This is even more important when vaping on a plane. The practice is discouraged on most airlines and banned on a few, so it’s always best to ask the stewardess before starting to vape. The issue has nothing to do with safety or legality, rather, it again relates largely to the perceptions of other travelers. Imagine for a moment that you don’t know what electronic cigarettes are and you see something that looks like smoke coming from the seat in front of you, or from a metallic cylinder with strange buttons or numbers on the other side of the aisle. It’s understandable how this could easily lead to tense misunderstanding.

Always remember, whenever we vape in public, we’re de-facto “ambassadors” of the vaping community. In order for electronic cigarettes to gain a wider acceptance, it’s important that we show the public that vapers are polite, conscientious, and considerate.

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E Cigs for Smoking Cessation; The Research

Posted by Chris | E Cigarette 101 | Wednesday 26 March 2014 10:51 am

Much ado has been made about the actual safety and efficacy of electronic cigarettes. If you listen to the news, you’re likely to think that e-cigarettes are just as dangerous as tobacco-burning cigarettes, or are questionably safe due the fact that there’s an alleged absence of studies. It’s sensational to level ambiguous and unsubstantiated “questions” about nicotine itself, since e-cigarettes don’t have the thousands of dangerous chemicals that are known to be carcinogenic and deadly.

E Cigs for Smoking Cessation; The ResearchIf you listen to e-cigarette proponents, they’re the best thing since sliced bread, so to speak. Heavy smokers who’ve been at it for years have been able to kick the habit when nothing else worked. It’s an amazing smoking-cessation tool, and for some, a fun hobby as well. It doesn’t take more than a perusal of the numbers (or the rate at which Big Tobacco is getting in on the e-cig game) to realize that vapers are growing in numbers.

But how do e-cigarettes actually measure up against other smoking-cessation aids? Do they actually help? Are they any better than what was already on the market? Isn’t it just a lateral move from one addiction to another? Thankfully, the number of studies available is much higher than sensationalists would have you believe.

To begin with, the American Cancer Society states that, generally speaking, only some “4 percent to 7 percent of people are able to quit smoking on any given attempt without medicines or other help.” That number can climb with cessation aids, whether its prescription medications, nicotine gum, nicotine patches, or therapy. Emphasis is, of course, on the “can;” prescriptions can help 25 percent of smokers quit after 6 months. However, evidence shows that over 12 months, that drops back to 7 percent.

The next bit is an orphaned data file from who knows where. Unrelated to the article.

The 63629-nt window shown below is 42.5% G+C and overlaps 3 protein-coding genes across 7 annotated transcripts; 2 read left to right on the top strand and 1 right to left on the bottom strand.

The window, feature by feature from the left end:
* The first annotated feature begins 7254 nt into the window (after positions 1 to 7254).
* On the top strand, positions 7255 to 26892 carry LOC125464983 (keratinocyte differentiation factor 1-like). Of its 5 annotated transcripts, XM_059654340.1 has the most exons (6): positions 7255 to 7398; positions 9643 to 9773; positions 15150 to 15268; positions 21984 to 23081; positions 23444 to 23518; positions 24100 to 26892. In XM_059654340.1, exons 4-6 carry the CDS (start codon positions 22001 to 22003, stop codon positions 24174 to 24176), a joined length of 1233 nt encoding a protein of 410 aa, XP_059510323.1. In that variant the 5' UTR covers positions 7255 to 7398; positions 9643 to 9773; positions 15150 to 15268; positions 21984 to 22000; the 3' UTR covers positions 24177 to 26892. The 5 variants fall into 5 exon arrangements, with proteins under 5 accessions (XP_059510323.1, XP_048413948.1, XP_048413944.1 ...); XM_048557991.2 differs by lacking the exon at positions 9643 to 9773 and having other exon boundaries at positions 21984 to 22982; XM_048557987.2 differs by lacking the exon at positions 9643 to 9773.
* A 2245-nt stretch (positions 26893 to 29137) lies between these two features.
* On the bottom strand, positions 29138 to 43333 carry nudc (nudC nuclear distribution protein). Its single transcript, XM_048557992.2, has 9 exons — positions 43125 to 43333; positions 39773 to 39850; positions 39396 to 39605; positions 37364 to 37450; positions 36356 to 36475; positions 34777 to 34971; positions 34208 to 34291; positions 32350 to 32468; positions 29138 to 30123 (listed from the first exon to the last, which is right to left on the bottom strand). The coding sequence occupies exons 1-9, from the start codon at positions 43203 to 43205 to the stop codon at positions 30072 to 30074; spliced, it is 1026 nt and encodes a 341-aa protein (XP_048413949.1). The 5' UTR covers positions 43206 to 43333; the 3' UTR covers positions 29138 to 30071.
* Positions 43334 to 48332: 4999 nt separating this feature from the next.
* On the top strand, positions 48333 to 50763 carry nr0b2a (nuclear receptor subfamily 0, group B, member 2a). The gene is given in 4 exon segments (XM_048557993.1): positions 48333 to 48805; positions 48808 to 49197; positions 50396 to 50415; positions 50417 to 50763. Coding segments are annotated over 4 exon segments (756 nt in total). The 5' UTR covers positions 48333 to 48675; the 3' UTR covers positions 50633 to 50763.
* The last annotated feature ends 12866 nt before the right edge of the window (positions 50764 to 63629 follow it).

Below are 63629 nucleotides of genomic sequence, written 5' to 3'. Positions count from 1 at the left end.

And the results of studies on e-cigarettes?

According to a 2013 study in New Zealand’s medical journal “The Lancet,” out of 657 smokers (an admittedly small sample grouping), nicotine patches helped 5.8 percent abstain from smoking at 6 months after the study’s “quit day.” In that same time, e-cigs with nicotine helped 7.3 percent abstain, while nicotine-free e-cigs helped another 4.1 percent. Individually taken, that puts e-cigarettes about as scientifically effective as patches. Interestingly, there was another observation. According to the head researcher on the study, “it certainly seems that e-cigarettes were more effective in helping smokers who didn’t quit to cut down,” and that e-cigs are “much more enthusiastic about e-cigarettes than patches, as evidenced by the far greater proportion of people in both of the e-cigarette groups who said they’d recommend them to family or friends.”

This is supported by a study out of the Institute of Social and Preventive Medicine at the University of Geneva. Of 367 respondents, 6 percent of vapers that had already quit smoking returned to cigarettes after 6 months. However, of the smokers who were starting to use e-cigarettes, 46 percent had quit smoking after a year. Furthermore, it only took a month for those switching to vaping to cut their average number of cigarettes per day in half.

An Italian study posted in the journal “PLOS ONE” sought to determine if e-cigarettes could help smokers cut back. To their surprise, 13 percent of those in the high-nicotine group had completely quit. It suggested that “those using e-cigarettes were more likely to quit smoking, even if they didn’t want to.”

The fact is, e-cigarettes have everything the quitting smoker needs: communal support (vape meets and vape lounges), a pleasurable experience that lends itself to recommendation, and, arguably, nicotine. If you’re wondering why there’s so much resistance to vaping, you’re not the only one. As it turns out, it’s related to why a lot of smokers are hesitant to try any form of smokeless tobacco product – misinformation.